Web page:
They eat plants, roots, bulbs, bark, low quality forage, insects and small vertebrates. They chew on bones to acquire calcium. They mate in February and March and six months later, the female gives birth to one brood of 2-4 offspring per year. The babies are born wide eyed with soft quills that harden in a few hours. The male and female are monogamous and stay together in bonded pairs for life – an unusual trait in mammals. They bring up their children, who leave two years later when they attain adulthood. They are very protective of their young ones and lick them often. Parents teach their young how to forage for food.

The porcupine is eaten by large cats, wolves, hyenas. But, of course, its biggest threat is humans, specially farmers and tribals, who hunt them relentlessly. The animal is easy to catch. It’s a clumsy creature whose top speed is 3 kmph. You can walk right up to it and poke it with a stick – which is what the tribals do.

Poaching menace

There exists a large trade of these porcupines for consumption and so-called indigenous medicinal use. A market exists for quills and claws – sellers even offer them on the notorious ebay. These are used for jewellery, fly fishing ties, decorations and religious symbols. The exotic pet trade laps them up.

Vicious spring traps are placed in their habitats. Another way of catching them is to put a noose trap outside the burrow. When the animal comes out the noose tightens round it and it is lifted in the air and then speared. Tiwa hunters, in the hills of Karbi Anglong district of Assam, catch them when they come out of the forests and into the jhum clearings. Porcupine hunting season lasts for nearly two-three months and the entire tribe feasts on hundreds of them every year. Habitat loss, due to construction of dams, livestock grazing, adds to the toll. They are shot by sport hunters (though it would have to be a truly sick mind to hit an almost immobile animal) poisoned and often killed while crossing the road.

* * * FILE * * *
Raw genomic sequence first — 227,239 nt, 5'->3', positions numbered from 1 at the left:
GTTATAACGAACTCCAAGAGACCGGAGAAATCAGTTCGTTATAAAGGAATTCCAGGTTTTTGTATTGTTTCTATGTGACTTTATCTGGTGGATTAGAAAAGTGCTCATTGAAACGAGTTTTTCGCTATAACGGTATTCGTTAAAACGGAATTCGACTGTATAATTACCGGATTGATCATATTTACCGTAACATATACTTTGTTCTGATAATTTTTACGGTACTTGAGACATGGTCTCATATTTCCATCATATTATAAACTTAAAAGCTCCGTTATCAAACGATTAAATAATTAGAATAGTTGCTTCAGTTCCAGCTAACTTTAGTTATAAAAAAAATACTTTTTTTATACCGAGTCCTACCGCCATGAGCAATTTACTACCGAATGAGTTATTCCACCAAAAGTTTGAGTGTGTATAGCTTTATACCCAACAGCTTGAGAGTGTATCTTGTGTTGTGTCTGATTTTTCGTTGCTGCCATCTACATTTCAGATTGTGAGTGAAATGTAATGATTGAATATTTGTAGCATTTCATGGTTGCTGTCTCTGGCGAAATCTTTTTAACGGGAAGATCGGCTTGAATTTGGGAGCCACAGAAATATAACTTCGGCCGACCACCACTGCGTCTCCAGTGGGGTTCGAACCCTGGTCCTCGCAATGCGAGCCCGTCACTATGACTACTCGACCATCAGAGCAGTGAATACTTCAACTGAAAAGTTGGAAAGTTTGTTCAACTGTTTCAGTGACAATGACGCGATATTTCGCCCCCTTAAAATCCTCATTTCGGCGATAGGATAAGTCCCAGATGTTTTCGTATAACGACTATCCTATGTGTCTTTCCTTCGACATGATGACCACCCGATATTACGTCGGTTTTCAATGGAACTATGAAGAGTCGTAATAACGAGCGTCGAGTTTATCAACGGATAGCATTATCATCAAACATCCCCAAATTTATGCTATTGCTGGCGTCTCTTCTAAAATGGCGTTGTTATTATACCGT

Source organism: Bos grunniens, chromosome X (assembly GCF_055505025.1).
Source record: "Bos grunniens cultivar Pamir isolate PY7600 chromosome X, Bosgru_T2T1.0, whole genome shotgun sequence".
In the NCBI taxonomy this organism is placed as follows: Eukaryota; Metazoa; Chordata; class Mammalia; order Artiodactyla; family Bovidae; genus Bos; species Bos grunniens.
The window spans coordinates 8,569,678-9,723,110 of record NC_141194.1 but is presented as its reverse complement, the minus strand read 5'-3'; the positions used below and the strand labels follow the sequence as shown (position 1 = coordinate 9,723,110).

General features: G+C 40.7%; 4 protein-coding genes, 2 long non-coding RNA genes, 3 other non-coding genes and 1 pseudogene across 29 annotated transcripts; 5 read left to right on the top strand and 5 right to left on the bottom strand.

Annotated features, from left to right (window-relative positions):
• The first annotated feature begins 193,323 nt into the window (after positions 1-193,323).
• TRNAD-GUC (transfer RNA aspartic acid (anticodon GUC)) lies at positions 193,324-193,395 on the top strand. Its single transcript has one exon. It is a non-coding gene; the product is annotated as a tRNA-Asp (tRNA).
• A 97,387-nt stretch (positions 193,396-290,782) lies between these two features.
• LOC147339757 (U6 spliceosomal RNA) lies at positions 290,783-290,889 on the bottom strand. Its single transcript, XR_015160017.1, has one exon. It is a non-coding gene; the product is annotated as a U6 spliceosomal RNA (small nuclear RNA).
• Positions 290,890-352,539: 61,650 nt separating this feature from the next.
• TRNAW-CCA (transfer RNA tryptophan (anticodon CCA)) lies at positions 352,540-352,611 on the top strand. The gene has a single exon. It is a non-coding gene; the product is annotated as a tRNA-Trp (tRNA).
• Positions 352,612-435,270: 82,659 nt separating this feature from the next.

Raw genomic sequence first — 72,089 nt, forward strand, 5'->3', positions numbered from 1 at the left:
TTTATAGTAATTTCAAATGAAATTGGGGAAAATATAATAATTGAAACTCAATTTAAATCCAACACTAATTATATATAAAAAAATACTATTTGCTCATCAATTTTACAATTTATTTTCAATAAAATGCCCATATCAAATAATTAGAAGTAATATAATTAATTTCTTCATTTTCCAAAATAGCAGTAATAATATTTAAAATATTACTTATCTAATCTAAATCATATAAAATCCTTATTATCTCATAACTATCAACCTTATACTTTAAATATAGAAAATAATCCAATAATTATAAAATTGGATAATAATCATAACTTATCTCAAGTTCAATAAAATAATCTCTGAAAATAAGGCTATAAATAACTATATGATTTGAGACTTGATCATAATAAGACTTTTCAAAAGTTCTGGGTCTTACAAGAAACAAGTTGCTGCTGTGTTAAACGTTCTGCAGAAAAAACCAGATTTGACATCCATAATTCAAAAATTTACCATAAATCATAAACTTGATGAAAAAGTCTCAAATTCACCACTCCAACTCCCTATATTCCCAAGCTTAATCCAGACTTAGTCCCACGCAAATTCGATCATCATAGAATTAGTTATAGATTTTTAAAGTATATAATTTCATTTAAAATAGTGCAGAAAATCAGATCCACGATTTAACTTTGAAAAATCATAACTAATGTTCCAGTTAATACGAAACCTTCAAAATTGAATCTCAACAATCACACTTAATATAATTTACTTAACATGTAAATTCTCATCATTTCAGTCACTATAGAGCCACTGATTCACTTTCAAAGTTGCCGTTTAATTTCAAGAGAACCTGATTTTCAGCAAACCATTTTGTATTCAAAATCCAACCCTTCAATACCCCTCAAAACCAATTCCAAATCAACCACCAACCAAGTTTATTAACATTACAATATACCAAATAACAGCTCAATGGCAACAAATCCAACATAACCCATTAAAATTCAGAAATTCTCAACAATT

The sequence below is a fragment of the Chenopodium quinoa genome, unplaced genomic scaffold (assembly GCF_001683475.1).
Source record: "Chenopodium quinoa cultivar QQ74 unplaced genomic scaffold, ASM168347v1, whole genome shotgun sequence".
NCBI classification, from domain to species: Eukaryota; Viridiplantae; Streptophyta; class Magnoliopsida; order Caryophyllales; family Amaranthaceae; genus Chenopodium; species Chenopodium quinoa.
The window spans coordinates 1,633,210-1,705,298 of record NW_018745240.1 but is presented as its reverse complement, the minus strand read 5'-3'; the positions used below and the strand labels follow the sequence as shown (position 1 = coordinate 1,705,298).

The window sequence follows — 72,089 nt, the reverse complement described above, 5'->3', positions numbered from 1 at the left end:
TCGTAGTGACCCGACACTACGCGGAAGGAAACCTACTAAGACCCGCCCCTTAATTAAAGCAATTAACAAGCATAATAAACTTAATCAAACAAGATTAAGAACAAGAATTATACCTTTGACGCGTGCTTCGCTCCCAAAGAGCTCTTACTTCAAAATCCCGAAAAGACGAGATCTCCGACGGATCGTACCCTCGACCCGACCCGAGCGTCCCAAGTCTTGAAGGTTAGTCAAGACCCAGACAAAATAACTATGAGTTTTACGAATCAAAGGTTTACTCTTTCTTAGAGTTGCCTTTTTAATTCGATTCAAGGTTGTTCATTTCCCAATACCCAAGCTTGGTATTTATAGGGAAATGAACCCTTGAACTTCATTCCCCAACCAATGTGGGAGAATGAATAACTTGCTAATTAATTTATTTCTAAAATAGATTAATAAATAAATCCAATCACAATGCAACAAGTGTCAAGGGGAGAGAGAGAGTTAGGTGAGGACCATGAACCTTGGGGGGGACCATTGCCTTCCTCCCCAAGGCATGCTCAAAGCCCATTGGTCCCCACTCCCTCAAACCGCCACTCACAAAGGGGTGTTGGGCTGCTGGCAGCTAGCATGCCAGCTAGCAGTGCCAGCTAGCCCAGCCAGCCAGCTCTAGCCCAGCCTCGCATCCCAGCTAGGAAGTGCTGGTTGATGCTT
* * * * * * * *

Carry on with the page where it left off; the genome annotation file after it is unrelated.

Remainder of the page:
Porcupines have a sharp sense of smell and hearing. They are intelligent animals and have an uncanny ability to avoid traps. Till 2008, they were not endangered. In as little as eight years their population has taken a nosedive. Conservationists have estimated that porcupines are reducing by 10 percent every year now. Which means, a genocide is taking place and within ten years they may be none left. When they go they will leave the environment much poorer, because they are extremely important ecologically in spreading seeds and pollen.

The forest department needs to start educating the tribals. 70 years after independence we have not controlled their hunting habits, or banned their forest burning jhum clearances. We allow them to have their hunting festivals, in which thousands of forest animals are killedin one day. We turn a blind eye to their village markets which display all manner of protected birds and beasts. All of India is now hurting due to this negligence and tolerance of “the noble savage.” Every animal that goes takes a toll on the quality of our own lives. 

First Published On : Jul 4, 2016 14:58 IST